Fever of unknown origin

Specialty of Internal medicine

What is fever of unknown origin (FUO)?

A fever of unknown origin (FUO) is a fever of at least 38.3°C, which lasts for more than three weeks or occurs often without explanation.
 

What are the different types of fever of unknown origin?

There are four classifications of fever of unknown origin:

1. Classic FUO – this is an unexplained fever that lasts for three weeks. Infections or neoplasms such as leukaemia may be the cause. Other disorders that can affect connective tissue may also be the cause.
2. Nosocomial – people usually get a fever due as a result of hospitalisation after being admitted for something other than fever and then being to run to the unexplained fever. The common causes include pulmonary embolism, sinusitis, deep vein thrombosis and septic thrombophlebitis (an inflammation that affects the veins).
3. Immune-deficient – this occurs in people with compromised immune systems and means that they are at increased risk of infection. A compromised immune system usually occurs following chemotherapy treatment.
4. HIV – the disease itself can cause fevers and also makes people more likely to catch infections that can cause fevers.
 

What are the symptoms?

Typical symptoms of fever of unknown origin include:

  • A temperature over 38.3°C in adults or 37.5°C in children
  • Sweating
  • Chills
  • Headaches
  • Body or joint aches
  • Fatigue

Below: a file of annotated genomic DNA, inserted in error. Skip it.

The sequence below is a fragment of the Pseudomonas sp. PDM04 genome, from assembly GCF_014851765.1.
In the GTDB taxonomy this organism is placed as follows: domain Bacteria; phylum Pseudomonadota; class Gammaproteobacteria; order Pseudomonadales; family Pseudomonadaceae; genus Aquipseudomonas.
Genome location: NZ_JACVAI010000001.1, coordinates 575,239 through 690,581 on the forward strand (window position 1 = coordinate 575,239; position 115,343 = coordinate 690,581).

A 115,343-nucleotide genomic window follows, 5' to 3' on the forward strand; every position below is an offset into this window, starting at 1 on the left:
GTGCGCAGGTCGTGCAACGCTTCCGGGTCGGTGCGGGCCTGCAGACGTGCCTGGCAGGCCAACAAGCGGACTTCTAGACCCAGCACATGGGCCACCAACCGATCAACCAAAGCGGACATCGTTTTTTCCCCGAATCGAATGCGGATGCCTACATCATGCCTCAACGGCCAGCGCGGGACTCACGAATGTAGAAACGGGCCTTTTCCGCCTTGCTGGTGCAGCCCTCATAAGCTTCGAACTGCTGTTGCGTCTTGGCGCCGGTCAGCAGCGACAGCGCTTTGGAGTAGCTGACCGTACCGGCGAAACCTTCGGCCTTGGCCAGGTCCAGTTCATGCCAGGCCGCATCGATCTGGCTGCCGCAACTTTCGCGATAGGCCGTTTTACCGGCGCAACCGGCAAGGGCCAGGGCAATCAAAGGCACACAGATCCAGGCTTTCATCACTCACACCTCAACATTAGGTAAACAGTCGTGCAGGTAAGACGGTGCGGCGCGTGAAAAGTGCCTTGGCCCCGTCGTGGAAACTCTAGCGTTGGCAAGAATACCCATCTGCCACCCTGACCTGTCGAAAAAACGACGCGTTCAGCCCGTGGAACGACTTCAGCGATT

• Rash
  • Cough and sore throat
     

How is FUO diagnosed?

A fever has to last long enough to be classified as FUO. Firstly, the doctor will ask the patient if they have been out of the country, had any environmental exposures or changed their daily environment. They will also ask about the patient’s family history of illnesses such as lymphoma. Blood work and physical examinations are carried out as blood tests can check for certain conditions, whilst the skin is examined for signs of rash or jaundice. Blood, urine and sputum cultures are checked for causes such as bacteria and fungi. If the doctor hears a murmur or suspects endocarditis, then an imaging test may be required to evaluate the heart. Chest X-rays may be required to check the lungs.

Treatment of FUO

The treatment of fever of unknown origin depends on the cause. In cases where there is no trace of an underlying cause, non-steroidal anti-inflammatory drugs and antihistamines may be used as these medications help to reduce the fever. People whose fevers originate from immune-deficiency may be treated with broad-spectrum antibiotics. Infections are responsible for between 20-40 per cent of FUO. Those with HIV-associated fevers and treated with antiviral drugs.

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